How to Trash Final Cut Pro Preference Files [u]

Posted on by Larry

[Updates: March, April, July, 2012, Aug. 2013, March, 2014, July, 2014, Jan. 28,2023 with revised screen shots.]

A very popular question I get in emails concerns instabilities in Final Cut Pro X and general trouble-shooting tips. When Final Cut Pro X starts acting “weird,” unstable, or just misbehaves in general, an easy first step toward a fix is trash your FCP preference files.

NOTE: Another sign of corrupted preferences is a small audio pop at the start of any exported file.

Final Cut needs these preference files in order to operate. When the application starts up, it looks for these files. If it can’t find them – either because you’ve never run the application before or the preference files have been trashed – it replaces those missing preference files with new ones using factory-default values.

Starting with the release of Final Cut Pro X v.10.1.2 and including all later versions, Apple greatly simplified the process of trashing preference files.

NOTE: If you are running an early version of Final Cut Pro X, read further down to learn how to delete preferences manually.


Before you do ANYTHING, make sure you know where all your libraries are stored. This process will empty the File > Open > Recent Projects list.

BIG NOTE!! Trashing preferences does NOT destroy, remove or alter any libraries, media, or projects. It does reset all preference settings to Apple defaults and empty the recent libraries list.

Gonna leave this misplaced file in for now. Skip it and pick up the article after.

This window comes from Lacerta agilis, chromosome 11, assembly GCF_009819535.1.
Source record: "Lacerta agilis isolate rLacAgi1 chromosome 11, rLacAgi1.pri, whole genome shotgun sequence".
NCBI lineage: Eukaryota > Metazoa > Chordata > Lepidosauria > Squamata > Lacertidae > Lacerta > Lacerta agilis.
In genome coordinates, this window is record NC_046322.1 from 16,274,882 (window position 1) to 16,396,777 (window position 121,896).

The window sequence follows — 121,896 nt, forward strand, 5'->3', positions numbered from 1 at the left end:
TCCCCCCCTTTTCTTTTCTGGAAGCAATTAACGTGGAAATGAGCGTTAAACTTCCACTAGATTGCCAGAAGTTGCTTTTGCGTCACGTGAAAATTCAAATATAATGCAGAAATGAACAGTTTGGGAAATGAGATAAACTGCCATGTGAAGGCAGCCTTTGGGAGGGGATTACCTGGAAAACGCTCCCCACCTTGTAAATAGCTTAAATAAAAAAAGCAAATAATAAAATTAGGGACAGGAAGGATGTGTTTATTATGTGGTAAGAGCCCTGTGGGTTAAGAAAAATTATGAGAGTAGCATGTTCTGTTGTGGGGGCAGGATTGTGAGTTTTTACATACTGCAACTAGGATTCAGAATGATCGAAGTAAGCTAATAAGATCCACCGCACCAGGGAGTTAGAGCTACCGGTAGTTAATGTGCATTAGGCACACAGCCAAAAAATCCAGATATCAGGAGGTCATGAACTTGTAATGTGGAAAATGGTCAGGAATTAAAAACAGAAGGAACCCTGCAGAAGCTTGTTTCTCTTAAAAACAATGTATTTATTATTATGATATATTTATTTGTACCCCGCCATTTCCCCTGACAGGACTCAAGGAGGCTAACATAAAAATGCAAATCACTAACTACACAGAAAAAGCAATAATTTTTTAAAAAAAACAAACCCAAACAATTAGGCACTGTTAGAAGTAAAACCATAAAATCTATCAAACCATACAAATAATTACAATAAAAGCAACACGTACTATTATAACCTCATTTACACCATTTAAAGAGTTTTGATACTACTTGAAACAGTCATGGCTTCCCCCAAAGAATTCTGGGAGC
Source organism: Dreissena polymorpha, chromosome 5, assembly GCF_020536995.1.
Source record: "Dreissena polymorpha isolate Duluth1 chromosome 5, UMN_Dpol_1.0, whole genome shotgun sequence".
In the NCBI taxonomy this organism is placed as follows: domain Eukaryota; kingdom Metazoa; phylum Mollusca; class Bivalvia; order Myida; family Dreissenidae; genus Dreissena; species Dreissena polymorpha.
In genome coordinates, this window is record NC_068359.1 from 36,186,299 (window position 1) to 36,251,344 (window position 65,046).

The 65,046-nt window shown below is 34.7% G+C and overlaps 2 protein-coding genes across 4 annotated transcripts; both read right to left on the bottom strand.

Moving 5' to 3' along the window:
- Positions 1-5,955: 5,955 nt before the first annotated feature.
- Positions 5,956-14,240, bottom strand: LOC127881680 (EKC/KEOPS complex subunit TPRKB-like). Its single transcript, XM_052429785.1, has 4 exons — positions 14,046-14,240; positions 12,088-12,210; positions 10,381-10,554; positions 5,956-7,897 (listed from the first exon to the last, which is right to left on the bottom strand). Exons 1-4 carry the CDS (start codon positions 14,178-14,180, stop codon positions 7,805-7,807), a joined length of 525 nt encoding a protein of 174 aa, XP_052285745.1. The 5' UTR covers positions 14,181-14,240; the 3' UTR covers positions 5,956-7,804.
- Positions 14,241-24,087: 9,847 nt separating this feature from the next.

= = =


Final Cut has used preference files since its initial release in 1999. The information below is included for anyone running an older system of Final Cut Pro. If you are running FCP 10.2 or later, the instructions above are sufficient.

There could be several FCP X preference files that you need to trash. However, the way you trash them varies if you are running OS X 10.6 or later versions of the operating system. In both cases, start by quitting Final Cut Pro X. Never trash preferences with FCP X running.

Be careful to NOT trash your FCP 7 preferences, if they exist. Pay close attention to the actual spelling of these file names.

NOTE: FCP X (v.10.1) runs ONLY on OS X 10.9 (Mavericks). Earlier versions of Final Cut Pro X support OS X 10.6.8 or later.

OS X 10.7 and later

Starting with OS X 10.7, Apple hid the Home Directory > Library folder. There are several ways to reveal this hidden folder, but this method is the easiest.

  1. Go to the Finder.
  2. Hold down on the Option key and click on the Go menu. The Library folder inside your Home Directory now shows up as a selection inside this menu. (You could also type Shift+Command+G, or select Go > Go To Folder in the Finder; then, type ~/Library/ and click Go.}
  3. Open to the Library > Preferences folder.
  4. Trash
  5. Trash
  6. Trash
  7. Empty the Trash.
  8. Restart Final Cut Pro X.

OS X 10.6 – Snow Leopard

  1. Type Command+H to open your Home directory.
  2. Open the Library > Preferences folder.
  3. Trash
  4. Trash
  5. Trash
  6. Empty the Trash.
  7. Restart Final Cut Pro X.

Rebuilding Final Cut Pro X preferences can fix certain types of behavioral issues, but will not increase speed or performance. If a system begins to suddenly respond unreliably, then deleting corrupted preference files is a good place to start troubleshooting.

NOTE: If FCP X has crashed recently, you may also see a variety of other preference files that start with: “” These strangely named files can also be deleted provided that Final Cut Pro X is not running, and the file name contains “…finalcut…” and not “…finalcutpro…”  Files that contain “Final Cut Pro” are used by Final Cut Pro 7 and should not be deleted.


FCP X takes full advantage of the Mac in terms of processor speed, drive speed, RAM and graphics cards. Decoding common camera codecs like AVCHD, XDCAM HD and others can be extremely difficult mathematically. This is no problem for an up-to-date system, but many people are trying to work with HD codecs on older laptops with slower graphics cards and minimal RAM.